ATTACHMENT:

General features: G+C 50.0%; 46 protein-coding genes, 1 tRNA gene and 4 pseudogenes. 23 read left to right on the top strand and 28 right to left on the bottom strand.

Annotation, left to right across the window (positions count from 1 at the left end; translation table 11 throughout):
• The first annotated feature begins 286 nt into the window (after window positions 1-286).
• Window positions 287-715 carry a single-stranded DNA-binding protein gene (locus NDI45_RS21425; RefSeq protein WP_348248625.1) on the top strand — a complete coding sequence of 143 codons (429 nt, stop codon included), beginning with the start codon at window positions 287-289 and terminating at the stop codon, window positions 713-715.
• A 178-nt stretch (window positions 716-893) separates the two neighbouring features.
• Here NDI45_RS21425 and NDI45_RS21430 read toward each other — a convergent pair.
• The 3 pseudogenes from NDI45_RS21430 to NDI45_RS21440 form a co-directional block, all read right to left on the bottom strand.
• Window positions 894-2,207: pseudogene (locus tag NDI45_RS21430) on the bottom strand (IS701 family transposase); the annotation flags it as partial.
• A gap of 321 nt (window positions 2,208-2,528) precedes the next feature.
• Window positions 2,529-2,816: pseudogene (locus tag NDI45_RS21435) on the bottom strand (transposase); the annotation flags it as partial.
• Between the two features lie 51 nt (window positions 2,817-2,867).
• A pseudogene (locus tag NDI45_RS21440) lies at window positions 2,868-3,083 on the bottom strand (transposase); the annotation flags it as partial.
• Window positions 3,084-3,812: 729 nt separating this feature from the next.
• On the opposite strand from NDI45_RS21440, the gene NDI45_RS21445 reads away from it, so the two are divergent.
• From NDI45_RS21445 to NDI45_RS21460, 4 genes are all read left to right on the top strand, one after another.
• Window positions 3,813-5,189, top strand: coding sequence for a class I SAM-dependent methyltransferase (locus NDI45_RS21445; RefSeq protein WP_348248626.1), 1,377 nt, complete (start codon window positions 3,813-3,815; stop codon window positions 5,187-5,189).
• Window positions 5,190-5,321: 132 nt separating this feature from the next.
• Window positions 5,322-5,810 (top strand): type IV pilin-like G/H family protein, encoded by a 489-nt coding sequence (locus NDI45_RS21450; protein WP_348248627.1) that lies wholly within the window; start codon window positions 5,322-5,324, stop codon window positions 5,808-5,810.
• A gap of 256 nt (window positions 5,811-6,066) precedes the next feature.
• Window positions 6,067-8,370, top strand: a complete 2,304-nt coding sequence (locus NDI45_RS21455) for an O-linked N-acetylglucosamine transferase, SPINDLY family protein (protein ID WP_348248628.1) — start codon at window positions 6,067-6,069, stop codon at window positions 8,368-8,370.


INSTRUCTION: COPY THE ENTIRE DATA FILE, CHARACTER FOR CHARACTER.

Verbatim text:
General features: G+C 50.0%; 46 protein-coding genes, 1 tRNA gene and 4 pseudogenes. 23 read left to right on the top strand and 28 right to left on the bottom strand.

Annotation, left to right across the window (positions count from 1 at the left end; translation table 11 throughout):
• The first annotated feature begins 286 nt into the window (after window positions 1-286).
• Window positions 287-715 carry a single-stranded DNA-binding protein gene (locus NDI45_RS21425; RefSeq protein WP_348248625.1) on the top strand — a complete coding sequence of 143 codons (429 nt, stop codon included), beginning with the start codon at window positions 287-289 and terminating at the stop codon, window positions 713-715.
• A 178-nt stretch (window positions 716-893) separates the two neighbouring features.
• Here NDI45_RS21425 and NDI45_RS21430 read toward each other — a convergent pair.
• The 3 pseudogenes from NDI45_RS21430 to NDI45_RS21440 form a co-directional block, all read right to left on the bottom strand.
• Window positions 894-2,207: pseudogene (locus tag NDI45_RS21430) on the bottom strand (IS701 family transposase); the annotation flags it as partial.
• A gap of 321 nt (window positions 2,208-2,528) precedes the next feature.
• Window positions 2,529-2,816: pseudogene (locus tag NDI45_RS21435) on the bottom strand (transposase); the annotation flags it as partial.
• Between the two features lie 51 nt (window positions 2,817-2,867).
• A pseudogene (locus tag NDI45_RS21440) lies at window positions 2,868-3,083 on the bottom strand (transposase); the annotation flags it as partial.
• Window positions 3,084-3,812: 729 nt separating this feature from the next.
• On the opposite strand from NDI45_RS21440, the gene NDI45_RS21445 reads away from it, so the two are divergent.
• From NDI45_RS21445 to NDI45_RS21460, 4 genes are all read left to right on the top strand, one after another.
• Window positions 3,813-5,189, top strand: coding sequence for a class I SAM-dependent methyltransferase (locus NDI45_RS21445; RefSeq protein WP_348248626.1), 1,377 nt, complete (start codon window positions 3,813-3,815; stop codon window positions 5,187-5,189).
• Window positions 5,190-5,321: 132 nt separating this feature from the next.
• Window positions 5,322-5,810 (top strand): type IV pilin-like G/H family protein, encoded by a 489-nt coding sequence (locus NDI45_RS21450; protein WP_348248627.1) that lies wholly within the window; start codon window positions 5,322-5,324, stop codon window positions 5,808-5,810.
• A gap of 256 nt (window positions 5,811-6,066) precedes the next feature.
• Window positions 6,067-8,370, top strand: a complete 2,304-nt coding sequence (locus NDI45_RS21455) for an O-linked N-acetylglucosamine transferase, SPINDLY family protein (protein ID WP_348248628.1) — start codon at window positions 6,067-6,069, stop codon at window positions 8,368-8,370.